— 1 year, 4 months ago
[Edited 2 days, 1 hour later]
As I've written about before, my primary roadblock in developing The Melodist has been making the game legitimately fun and interesting. I've discovered reasons why I want to make the game, and why I think the game is important, but I've struggled hugely over the past year in making a legitimately interesting game to play. This, of course, has been an extremely frustrating process.
I am known to distract myself with visuals, engine details, and other technical endeavors, but I've been trying to attack this problem in the past month through a lot of experimentation and thinking about what I want the game to feel and play like. Recently, I tried a very simple gameplay experiment that I actually found joy in, and I think it might be the first step that I am really quite happy with.
A video of this gameplay experiment follows.
(Thank the artists of the world, ladies and gentlemen, because my placeholder art is really not very good)
It has taken an extremely long time, but I think that those struggles may be ending. I wanted to share my experience for those who may find it useful, as I think there are some important lessons to be learned.
I am, and was, personally invested in and intrigued by, the general principle of the game that I had invented: A world that reacts to music in certain ways. However, in the past year when thinking about the gameplay, I had a tendency to stop myself short when trying to think of how I'd like such a world to be shown to players. I'd have ideas (and it's true that some of them really were not very good), but I'd come up with reasons why those ideas wouldn't be appropriate (even though I was intrigued by them).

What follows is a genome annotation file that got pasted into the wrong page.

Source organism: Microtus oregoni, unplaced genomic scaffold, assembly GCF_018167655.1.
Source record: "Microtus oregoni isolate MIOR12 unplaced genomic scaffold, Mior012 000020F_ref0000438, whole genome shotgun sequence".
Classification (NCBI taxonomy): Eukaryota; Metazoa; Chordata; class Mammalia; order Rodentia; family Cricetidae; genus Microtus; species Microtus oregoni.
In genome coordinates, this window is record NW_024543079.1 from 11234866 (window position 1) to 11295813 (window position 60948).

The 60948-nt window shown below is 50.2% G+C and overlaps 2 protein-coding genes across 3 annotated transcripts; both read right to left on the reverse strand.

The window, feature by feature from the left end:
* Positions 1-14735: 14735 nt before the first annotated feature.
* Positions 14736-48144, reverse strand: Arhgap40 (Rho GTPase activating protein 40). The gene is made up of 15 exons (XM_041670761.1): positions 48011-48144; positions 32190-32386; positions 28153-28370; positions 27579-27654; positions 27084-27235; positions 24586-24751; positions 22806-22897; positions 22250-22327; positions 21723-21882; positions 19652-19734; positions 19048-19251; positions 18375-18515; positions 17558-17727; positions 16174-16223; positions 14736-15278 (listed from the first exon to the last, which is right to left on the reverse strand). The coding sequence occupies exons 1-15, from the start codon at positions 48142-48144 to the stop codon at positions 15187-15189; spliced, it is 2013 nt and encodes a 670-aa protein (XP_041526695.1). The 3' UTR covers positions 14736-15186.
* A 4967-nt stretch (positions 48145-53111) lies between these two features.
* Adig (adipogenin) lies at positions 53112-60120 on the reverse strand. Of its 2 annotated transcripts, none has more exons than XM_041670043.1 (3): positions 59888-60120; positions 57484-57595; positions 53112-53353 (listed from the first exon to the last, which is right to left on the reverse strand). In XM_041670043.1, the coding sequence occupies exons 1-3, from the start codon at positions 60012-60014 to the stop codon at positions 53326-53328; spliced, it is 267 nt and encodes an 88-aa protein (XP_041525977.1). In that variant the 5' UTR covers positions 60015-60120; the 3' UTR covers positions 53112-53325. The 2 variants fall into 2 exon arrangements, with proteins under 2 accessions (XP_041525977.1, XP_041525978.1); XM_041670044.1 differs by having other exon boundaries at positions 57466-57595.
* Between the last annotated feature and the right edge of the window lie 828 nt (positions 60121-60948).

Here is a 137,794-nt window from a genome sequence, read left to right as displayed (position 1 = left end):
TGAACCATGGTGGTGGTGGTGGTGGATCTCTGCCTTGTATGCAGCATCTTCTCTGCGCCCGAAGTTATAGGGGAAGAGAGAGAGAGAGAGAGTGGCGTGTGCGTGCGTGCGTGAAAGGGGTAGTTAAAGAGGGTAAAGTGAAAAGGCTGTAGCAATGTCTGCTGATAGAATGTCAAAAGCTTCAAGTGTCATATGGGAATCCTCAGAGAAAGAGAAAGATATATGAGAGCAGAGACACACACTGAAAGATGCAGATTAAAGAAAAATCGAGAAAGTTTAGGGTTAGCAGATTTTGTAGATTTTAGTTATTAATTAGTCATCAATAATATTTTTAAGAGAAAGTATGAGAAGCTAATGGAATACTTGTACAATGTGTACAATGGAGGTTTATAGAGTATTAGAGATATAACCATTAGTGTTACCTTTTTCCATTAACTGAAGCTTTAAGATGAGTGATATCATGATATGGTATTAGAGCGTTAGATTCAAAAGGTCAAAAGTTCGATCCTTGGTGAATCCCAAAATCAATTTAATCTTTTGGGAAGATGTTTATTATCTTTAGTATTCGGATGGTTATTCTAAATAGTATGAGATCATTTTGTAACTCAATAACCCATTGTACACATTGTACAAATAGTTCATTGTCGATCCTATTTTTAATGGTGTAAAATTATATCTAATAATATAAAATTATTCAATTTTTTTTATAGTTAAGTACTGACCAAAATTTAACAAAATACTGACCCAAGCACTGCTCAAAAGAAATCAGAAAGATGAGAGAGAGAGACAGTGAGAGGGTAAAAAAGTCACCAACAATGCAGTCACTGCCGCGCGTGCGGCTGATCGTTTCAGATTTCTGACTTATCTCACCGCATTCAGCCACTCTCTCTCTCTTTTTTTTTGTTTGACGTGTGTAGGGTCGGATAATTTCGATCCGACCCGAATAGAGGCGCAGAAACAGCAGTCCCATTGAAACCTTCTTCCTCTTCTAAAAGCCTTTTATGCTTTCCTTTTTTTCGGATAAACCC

A good example is the idea in the above video.
I was intrigued by the idea of different vines in the world growing, corresponding to the occurrence of different notes. This would make traversal of a landscape also play a melody, which is something I thought would feel great to experience (and sure enough, even with my placeholder vines that, well, don't really look like vines, it does feel great to experience). I stopped myself before pursuing this, though, telling myself that it would be a bad design decision to make the vines react arbitrarily to different notes, as it wouldn't be clear to the player.
This is obviously untrue. In the above video, it is very clear to the player what is happening because of the way that the world is presented to the player. Additionally, it is very possible to hint to the player potential reactions that might take place with colored lighting or other graphics.
I didn't know, however, that it was untrue before, because of my assumptions about the nature of the game as a final product. These assumptions were often unstated, but they were extremely harmful.
Deriving from the above, I will write a message to both my future self and any readers:
The important take-away here, I think, is simply to not be afraid to try something, especially when it is intriguing to you. Take care to identify any assumptions you are making about the game you are making. Are these assumptions good, or are they bad? Find the simplest possible image relating to your game that intrigues you, and chase it. Don't be afraid to fail.
Thanks for reading! Expect to hear more from me soon.